Let Every Heart Prepare Him Room: Opening, Dec 23
As Jesus taught and ministered to others, He was misunderstood and therefore criticized routinely. One of the most prevalent critiques was for spending time with tax collectors and sinners. Interestingly, it was the theologically informed who brought these evaluations. Those who should have known the priorities of God better than anyone else viewed Jesus’ priorities as being “off.”
In response, Jesus said:
“Those who are well have no need of a physician, but those who are sick. I came not to call the righteous, but sinners.” (Mark 2:17)
Two observations about what Jesus said:
- Jesus was not saying that some people don’t have need. He was speaking tongue in cheek about the self-perception of the religious leaders. Clearly, the Bible teaches “no one is righteous” (Romans 3:9) in their own right. So, those who have a perception of being “well” don’t have a sense of need. In other words, there is no room in our hearts for God when we believe we’ve got it together.
- While God is always present in our lives, we experience Him as near and enjoy His presence when we identify with our need. Indeed, we prepare Him room when we are aware of the void in our lives without Him. Part of this is being aware that we all have a tendency to self-righteousness. It can feel very threatening to embrace our need. It can feel shameful and embarrassing. So, we ignore evidence that we’re flawed. We convince ourselves that our motives are good. We compare ourselves to others in areas where we can be self-congratulating. Whatever the means, we are all have propensities toward this kind of internal dialogue.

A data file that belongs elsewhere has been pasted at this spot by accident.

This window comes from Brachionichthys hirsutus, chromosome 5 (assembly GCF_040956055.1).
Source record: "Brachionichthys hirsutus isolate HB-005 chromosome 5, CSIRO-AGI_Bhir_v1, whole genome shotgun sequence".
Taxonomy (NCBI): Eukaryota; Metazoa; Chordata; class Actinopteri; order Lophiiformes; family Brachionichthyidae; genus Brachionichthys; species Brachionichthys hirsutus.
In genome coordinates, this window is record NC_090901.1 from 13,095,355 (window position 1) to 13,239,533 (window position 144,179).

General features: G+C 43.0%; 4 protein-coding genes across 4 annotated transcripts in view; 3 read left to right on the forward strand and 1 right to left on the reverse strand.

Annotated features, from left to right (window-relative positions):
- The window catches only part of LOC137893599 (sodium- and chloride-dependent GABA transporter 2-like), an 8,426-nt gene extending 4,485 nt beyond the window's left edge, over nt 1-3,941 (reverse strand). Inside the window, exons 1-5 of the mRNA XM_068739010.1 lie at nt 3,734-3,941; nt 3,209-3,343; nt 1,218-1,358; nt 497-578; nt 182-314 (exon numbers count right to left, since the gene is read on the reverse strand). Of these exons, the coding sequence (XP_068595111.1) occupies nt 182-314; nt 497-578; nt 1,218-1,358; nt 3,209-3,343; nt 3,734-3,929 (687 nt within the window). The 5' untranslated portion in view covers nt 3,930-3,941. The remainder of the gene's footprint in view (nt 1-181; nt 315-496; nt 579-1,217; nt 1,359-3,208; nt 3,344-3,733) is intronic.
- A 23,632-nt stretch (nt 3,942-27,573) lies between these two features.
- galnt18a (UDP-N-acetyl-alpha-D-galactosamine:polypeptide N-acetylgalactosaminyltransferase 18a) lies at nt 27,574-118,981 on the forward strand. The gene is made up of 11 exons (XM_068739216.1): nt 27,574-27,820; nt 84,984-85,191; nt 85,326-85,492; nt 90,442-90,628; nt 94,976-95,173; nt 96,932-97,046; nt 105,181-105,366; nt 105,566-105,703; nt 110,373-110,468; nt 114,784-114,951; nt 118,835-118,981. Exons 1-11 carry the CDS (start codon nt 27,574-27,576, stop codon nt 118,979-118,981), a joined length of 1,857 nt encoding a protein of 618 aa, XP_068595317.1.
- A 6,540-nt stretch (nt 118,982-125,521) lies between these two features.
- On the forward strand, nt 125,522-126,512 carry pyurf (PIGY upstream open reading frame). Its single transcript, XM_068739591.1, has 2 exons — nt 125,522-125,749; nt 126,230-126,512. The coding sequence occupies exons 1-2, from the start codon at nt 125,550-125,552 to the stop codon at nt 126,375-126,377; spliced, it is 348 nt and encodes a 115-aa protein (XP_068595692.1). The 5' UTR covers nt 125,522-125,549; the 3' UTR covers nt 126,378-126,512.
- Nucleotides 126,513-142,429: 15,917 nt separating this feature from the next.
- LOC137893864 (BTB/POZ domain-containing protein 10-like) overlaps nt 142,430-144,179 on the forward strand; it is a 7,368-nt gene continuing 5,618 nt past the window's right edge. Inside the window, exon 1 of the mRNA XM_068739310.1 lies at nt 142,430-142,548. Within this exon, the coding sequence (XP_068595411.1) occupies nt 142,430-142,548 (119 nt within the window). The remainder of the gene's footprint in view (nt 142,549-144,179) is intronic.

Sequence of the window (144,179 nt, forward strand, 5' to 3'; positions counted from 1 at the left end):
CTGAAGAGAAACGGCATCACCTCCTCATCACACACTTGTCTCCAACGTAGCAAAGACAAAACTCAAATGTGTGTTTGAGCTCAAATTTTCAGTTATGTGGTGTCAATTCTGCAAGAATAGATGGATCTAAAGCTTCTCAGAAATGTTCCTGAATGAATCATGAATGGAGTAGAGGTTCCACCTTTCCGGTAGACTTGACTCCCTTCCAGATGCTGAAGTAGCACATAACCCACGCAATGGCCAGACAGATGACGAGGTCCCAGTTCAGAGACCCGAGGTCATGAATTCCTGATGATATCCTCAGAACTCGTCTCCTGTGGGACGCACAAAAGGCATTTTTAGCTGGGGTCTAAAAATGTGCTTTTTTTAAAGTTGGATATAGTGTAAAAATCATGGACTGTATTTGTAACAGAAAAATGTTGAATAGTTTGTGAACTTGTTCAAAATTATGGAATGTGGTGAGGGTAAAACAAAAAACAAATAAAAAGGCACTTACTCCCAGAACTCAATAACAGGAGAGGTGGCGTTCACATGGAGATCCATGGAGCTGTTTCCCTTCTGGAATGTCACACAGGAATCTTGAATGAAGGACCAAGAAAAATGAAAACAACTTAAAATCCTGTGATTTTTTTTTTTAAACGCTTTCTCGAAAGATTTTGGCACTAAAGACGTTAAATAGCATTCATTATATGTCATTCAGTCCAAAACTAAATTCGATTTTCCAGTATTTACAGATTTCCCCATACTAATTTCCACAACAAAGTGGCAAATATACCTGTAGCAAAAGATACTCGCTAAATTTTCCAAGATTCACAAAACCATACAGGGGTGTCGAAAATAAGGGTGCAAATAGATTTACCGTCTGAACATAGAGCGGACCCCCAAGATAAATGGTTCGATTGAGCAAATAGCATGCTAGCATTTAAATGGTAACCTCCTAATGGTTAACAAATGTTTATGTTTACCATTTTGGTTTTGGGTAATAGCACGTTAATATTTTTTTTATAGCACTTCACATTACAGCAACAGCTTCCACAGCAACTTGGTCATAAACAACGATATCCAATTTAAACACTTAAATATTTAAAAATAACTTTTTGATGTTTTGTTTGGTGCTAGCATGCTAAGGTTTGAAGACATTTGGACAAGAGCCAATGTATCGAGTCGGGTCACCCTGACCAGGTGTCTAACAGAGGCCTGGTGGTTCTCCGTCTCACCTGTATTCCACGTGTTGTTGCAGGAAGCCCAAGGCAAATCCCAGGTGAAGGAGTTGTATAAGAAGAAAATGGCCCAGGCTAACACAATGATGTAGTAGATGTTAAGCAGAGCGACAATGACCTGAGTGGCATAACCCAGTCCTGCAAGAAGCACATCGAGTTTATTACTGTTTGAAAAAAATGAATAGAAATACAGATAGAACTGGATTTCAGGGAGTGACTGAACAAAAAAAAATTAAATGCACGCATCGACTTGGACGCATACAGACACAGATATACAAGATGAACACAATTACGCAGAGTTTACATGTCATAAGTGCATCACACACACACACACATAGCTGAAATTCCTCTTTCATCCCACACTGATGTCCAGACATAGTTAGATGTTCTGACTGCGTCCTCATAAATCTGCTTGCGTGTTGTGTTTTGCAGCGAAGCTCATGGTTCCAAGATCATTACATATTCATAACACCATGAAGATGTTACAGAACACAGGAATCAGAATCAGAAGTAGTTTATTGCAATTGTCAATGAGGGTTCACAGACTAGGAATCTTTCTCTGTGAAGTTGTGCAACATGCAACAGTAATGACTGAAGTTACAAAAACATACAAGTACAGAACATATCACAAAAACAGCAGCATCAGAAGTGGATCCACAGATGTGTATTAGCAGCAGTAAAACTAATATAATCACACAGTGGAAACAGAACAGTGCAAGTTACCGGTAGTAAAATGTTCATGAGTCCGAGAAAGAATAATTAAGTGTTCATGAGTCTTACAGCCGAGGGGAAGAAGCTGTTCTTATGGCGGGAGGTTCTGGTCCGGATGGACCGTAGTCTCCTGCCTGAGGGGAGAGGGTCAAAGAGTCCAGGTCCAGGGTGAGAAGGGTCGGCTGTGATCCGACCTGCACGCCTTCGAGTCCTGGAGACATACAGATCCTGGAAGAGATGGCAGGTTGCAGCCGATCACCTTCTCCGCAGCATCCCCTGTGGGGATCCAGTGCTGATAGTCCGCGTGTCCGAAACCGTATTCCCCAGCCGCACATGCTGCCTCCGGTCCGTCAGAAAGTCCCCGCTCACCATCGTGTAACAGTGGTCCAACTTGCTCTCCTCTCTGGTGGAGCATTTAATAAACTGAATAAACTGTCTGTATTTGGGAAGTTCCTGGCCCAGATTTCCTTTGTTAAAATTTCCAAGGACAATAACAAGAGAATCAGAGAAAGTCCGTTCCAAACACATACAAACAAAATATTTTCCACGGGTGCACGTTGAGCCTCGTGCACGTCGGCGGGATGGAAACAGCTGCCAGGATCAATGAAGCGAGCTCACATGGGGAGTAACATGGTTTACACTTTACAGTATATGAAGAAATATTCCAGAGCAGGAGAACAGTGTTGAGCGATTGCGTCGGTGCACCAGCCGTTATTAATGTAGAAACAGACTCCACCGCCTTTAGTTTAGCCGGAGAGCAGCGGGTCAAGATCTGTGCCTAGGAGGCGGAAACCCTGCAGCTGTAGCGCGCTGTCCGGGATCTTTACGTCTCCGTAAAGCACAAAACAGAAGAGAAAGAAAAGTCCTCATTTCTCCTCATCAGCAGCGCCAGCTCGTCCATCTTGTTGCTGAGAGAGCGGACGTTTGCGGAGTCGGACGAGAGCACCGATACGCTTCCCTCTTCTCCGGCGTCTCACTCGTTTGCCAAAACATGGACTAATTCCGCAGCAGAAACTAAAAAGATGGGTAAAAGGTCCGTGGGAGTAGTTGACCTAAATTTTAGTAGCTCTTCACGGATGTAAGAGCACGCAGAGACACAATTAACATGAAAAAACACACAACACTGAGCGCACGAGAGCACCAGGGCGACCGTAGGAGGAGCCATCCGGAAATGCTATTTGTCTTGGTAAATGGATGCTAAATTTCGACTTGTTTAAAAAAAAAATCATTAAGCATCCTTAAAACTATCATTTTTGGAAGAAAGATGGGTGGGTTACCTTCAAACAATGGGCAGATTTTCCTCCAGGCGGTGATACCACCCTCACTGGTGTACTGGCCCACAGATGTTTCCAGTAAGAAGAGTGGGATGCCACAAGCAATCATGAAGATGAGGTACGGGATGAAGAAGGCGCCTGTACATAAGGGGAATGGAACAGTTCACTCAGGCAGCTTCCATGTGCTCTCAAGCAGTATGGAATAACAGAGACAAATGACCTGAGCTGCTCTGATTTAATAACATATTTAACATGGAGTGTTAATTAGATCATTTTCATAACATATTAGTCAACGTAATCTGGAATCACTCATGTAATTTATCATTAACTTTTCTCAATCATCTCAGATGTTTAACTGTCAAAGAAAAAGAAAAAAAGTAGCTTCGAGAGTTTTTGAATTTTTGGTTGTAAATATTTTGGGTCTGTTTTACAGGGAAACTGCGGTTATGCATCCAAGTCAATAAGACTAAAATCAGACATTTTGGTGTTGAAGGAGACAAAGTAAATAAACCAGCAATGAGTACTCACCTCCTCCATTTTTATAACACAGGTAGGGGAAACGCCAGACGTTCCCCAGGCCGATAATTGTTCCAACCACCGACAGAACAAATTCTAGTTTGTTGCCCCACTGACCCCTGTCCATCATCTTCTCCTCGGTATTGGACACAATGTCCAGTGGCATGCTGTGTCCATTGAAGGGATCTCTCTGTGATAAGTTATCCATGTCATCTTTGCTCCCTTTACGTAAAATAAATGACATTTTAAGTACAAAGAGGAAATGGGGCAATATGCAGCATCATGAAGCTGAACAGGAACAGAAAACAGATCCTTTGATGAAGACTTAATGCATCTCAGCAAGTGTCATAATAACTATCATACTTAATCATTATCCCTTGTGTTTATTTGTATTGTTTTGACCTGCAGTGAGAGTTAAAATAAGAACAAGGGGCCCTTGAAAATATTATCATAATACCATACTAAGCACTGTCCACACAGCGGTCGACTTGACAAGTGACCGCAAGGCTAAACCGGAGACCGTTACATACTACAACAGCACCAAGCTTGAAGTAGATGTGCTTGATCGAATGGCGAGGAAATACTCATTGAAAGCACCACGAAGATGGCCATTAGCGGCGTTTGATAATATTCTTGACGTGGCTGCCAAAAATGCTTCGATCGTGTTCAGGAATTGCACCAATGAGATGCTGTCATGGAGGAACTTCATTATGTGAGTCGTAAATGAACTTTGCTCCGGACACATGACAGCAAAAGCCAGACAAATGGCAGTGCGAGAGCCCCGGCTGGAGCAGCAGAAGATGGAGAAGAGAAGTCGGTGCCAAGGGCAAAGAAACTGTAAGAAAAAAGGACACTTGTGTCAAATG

Yesterday, we began looking at Jesus’ counsel in Revelation 3 to those who have a tendency to think that they have it all together:
“I counsel you to buy from me gold refined by fire, so that you may be rich, and white garments so that you may clothe yourself and the shame of your nakedness may not be seen, and salve to anoint your eyes, so that you may see.” (Revelation 3:16-18)
The first encouragement was to acquire gold refined by fire and this spoke to pursuing the riches of doing life with Him by using our resources to be a blessing to others. Space in our hearts is opened because “things” are no longer something to be possessed but something to be shared. So, they can’t occupy space in our hearts.
The second encouragement is to “buy white garments so you can cover your shame.” Shame is a sense that something is wrong with us and that we are unacceptable. Because we are born into sin, we inherently have a sense of shame. Whether or not we’ve ever identified it like that, we are embarrassed and we might even develop a harsh exterior to hide it but it is there. We feel worthless and so we attach ourselves to creating an image for ourselves.